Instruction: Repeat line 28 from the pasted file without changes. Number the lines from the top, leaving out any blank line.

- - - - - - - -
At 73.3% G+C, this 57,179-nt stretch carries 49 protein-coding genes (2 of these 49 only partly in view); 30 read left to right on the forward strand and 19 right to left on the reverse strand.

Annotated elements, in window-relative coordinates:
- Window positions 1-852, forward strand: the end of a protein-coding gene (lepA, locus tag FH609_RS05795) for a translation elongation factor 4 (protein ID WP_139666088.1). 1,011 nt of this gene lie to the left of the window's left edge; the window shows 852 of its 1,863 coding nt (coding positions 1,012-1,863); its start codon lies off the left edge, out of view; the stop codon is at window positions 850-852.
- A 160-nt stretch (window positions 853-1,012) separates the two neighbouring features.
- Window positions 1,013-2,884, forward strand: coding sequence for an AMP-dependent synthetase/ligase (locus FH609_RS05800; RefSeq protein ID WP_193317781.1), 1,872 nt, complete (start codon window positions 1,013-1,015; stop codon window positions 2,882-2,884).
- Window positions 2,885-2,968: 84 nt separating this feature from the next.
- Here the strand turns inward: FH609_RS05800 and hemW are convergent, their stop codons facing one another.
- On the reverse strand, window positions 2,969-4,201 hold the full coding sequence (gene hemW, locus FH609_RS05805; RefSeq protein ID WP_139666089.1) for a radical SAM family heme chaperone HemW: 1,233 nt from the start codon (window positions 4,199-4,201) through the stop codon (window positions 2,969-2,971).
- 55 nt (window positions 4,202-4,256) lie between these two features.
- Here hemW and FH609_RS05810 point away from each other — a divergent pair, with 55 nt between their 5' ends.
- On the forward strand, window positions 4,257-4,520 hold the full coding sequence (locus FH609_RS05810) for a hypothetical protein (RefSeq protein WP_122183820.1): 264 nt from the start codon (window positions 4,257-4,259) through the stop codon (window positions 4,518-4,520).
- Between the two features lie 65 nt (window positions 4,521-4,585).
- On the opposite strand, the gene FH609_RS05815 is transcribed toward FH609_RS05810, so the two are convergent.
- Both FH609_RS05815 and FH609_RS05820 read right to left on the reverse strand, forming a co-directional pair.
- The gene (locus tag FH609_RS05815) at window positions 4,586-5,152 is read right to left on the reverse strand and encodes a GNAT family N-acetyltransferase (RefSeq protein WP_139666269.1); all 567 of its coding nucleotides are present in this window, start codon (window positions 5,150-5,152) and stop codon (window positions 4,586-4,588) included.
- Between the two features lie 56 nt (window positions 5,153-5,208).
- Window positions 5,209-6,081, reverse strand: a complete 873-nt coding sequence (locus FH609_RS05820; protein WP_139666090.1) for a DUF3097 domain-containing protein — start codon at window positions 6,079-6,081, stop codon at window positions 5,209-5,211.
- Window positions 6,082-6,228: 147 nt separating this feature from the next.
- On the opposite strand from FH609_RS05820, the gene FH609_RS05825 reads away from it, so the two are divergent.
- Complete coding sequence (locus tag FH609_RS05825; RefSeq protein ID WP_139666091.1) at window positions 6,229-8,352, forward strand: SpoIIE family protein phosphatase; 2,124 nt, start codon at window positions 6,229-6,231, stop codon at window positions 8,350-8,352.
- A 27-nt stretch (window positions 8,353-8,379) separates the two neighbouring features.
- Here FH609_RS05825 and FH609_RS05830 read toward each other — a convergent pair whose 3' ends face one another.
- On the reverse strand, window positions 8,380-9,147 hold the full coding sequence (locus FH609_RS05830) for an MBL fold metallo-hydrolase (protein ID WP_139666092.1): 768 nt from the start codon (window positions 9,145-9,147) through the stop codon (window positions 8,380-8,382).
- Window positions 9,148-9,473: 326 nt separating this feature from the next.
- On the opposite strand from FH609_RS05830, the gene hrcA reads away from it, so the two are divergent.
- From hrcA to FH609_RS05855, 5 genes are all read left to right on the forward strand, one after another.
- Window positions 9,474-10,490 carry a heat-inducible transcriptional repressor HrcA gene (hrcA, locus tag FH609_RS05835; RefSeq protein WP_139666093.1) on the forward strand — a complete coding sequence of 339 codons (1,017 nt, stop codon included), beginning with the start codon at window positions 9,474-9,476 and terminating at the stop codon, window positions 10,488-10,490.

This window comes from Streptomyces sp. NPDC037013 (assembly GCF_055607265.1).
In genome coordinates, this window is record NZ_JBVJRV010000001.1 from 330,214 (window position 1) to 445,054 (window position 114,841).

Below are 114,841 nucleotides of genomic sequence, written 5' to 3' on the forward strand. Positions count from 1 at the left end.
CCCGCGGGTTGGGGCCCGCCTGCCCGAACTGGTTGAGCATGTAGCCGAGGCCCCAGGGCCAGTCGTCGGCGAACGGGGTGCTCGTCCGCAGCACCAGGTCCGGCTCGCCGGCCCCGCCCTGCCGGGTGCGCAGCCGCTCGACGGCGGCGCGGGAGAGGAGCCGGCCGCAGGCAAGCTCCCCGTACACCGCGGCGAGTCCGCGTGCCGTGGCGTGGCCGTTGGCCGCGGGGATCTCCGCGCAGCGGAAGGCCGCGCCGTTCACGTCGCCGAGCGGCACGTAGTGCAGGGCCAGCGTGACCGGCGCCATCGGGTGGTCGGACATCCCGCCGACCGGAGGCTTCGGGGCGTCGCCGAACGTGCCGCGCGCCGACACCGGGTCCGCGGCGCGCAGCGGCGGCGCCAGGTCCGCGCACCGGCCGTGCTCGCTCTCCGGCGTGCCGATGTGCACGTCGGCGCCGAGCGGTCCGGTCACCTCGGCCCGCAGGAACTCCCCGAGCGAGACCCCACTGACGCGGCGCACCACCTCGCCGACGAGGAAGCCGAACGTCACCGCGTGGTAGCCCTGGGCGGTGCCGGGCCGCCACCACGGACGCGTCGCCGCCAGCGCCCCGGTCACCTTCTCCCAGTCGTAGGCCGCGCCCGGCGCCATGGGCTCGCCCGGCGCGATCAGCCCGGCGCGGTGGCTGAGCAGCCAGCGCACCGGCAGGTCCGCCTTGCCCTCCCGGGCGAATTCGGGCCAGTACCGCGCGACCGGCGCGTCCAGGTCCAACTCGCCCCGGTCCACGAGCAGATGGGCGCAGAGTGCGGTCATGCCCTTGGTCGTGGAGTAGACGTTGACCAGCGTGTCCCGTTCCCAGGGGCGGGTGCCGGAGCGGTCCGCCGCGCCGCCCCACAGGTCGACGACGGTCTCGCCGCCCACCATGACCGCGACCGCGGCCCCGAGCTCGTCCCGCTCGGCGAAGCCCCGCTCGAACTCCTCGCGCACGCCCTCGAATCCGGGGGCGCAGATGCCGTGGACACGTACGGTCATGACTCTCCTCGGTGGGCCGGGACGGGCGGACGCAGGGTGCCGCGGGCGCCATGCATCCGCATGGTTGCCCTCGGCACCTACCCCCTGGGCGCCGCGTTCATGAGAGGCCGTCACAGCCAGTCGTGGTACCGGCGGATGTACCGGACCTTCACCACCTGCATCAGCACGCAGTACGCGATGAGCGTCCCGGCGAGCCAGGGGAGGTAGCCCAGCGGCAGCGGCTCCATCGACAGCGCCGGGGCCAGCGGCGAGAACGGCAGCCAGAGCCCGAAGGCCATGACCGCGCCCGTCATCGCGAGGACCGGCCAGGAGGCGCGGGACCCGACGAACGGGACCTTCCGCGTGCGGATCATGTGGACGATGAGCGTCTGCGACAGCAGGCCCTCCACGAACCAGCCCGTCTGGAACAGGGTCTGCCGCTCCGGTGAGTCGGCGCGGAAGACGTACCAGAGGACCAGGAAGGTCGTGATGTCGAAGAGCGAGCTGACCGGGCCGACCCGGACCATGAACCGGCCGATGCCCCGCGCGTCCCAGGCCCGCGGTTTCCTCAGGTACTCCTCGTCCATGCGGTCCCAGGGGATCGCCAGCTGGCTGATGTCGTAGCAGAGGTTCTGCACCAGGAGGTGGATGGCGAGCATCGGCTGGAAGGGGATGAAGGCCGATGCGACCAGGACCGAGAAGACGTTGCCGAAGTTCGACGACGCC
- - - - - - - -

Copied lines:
This window comes from Streptomyces sp. NPDC037013 (assembly GCF_055607265.1).